The news that our public service is ranked second in the world, according to a UK survey, was overshadowed by two events last week which cast it in a less positive light.
New Zealand's public service placed second in the International Civil Service Effectiveness (InCiSE) Index from Oxford University. The report, which was prepared with support from the UK civil service, awarded first place to – surprise, surprise – the UK civil service.
It is the third edition of the InCiSE survey since its launch in 2017. New Zealand has placed second each time.
Peter Hughes, the head of this country's public service, welcomed the news. "Facts are stubborn things," he said. "It's a fact that New Zealand's public service is one of the best in the world."
However, some less flattering facts emerged last week, raining on Hughes' parade.
The first was that officials at Kāinga Ora, formerly Housing New Zealand, hid the fact they knew that the person they were using to front their advertising campaign would be a political candidate in the 2020 general election.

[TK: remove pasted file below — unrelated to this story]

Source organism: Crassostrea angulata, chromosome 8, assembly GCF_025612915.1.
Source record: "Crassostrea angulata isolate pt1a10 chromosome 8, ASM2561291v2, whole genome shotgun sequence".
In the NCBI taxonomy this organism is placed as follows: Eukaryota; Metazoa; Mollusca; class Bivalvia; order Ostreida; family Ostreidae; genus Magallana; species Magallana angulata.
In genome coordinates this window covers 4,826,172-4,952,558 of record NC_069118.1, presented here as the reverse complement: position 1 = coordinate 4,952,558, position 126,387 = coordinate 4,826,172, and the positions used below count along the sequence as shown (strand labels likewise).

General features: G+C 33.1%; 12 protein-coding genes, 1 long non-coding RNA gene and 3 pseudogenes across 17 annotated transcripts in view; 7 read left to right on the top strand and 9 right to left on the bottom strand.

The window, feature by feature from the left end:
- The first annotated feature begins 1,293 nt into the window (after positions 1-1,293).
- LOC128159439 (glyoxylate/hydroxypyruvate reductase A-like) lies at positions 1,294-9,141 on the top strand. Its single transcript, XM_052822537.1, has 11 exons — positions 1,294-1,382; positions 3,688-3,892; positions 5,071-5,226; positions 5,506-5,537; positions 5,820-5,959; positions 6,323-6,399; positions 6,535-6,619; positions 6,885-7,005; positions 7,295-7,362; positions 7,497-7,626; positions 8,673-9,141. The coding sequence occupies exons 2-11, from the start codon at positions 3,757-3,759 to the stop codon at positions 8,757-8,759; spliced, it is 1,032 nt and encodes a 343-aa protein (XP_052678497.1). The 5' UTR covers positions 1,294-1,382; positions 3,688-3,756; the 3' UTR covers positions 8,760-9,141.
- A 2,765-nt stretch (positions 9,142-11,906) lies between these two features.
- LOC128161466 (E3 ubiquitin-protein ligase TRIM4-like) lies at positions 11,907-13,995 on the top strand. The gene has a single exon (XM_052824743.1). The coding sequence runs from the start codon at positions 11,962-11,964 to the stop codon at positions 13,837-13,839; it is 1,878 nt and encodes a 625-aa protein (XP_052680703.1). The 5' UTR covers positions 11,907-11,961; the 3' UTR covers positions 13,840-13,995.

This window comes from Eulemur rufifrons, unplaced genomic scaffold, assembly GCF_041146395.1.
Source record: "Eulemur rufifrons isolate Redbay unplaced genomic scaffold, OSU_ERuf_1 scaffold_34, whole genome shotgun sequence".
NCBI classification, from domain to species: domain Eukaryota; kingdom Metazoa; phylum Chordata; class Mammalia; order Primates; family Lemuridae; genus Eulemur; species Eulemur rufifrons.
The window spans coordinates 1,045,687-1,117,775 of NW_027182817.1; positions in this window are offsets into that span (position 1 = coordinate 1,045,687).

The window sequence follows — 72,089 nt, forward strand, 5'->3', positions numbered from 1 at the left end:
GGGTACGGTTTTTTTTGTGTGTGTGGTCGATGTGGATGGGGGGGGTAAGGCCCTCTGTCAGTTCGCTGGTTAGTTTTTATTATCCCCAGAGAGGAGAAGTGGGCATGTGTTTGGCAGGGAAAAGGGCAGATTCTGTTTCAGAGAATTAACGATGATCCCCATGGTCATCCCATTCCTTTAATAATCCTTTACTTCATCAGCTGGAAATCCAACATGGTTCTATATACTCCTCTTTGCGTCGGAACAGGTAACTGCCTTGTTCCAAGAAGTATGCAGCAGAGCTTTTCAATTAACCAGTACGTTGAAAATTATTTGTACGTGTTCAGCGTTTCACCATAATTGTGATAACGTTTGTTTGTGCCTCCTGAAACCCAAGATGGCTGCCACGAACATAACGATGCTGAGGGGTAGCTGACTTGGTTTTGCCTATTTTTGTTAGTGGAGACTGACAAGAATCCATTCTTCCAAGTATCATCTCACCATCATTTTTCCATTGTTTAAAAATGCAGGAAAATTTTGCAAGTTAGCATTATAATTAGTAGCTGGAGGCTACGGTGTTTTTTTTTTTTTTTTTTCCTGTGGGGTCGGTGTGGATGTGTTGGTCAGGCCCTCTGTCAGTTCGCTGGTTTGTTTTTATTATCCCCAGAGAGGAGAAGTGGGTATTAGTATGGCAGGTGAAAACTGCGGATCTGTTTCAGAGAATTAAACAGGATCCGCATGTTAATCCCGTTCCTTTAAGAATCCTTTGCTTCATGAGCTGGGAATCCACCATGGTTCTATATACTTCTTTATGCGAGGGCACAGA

The taxpayer-funded ads ran only weeks before the start of the 2020 campaign, raising the profile of Labour candidate Arena Williams. That breached longstanding rules for political neutrality in the public service.
Helpfully, officials conducted their conspiracy in writing via email. Their messages were released under the Official Information Act last week. They reveal that concerns were raised at the time, notably by the candidate herself, yet Kāinga Ora officials proceeded with the campaign regardless. Williams won her electorate in a landslide.
The second event last week was more serious.
The Auditor-General found the Ministry of Health awarded a $60 million saliva testing contract to a provider with no appropriately validated test.
The ministry ran a fundamentally flawed process, riddled with conflicts of interest. Four of the five people on a panel evaluating the bids had undisclosed conflicts of interest. Panel members signed statements indicating they had no conflicts, only to change their disclosures later to acknowledge that they did.
The ministry claimed it had received independent advice from Audit New Zealand in April. However, Audit New Zealand was not formally engaged and did not know a major procurement was being discussed.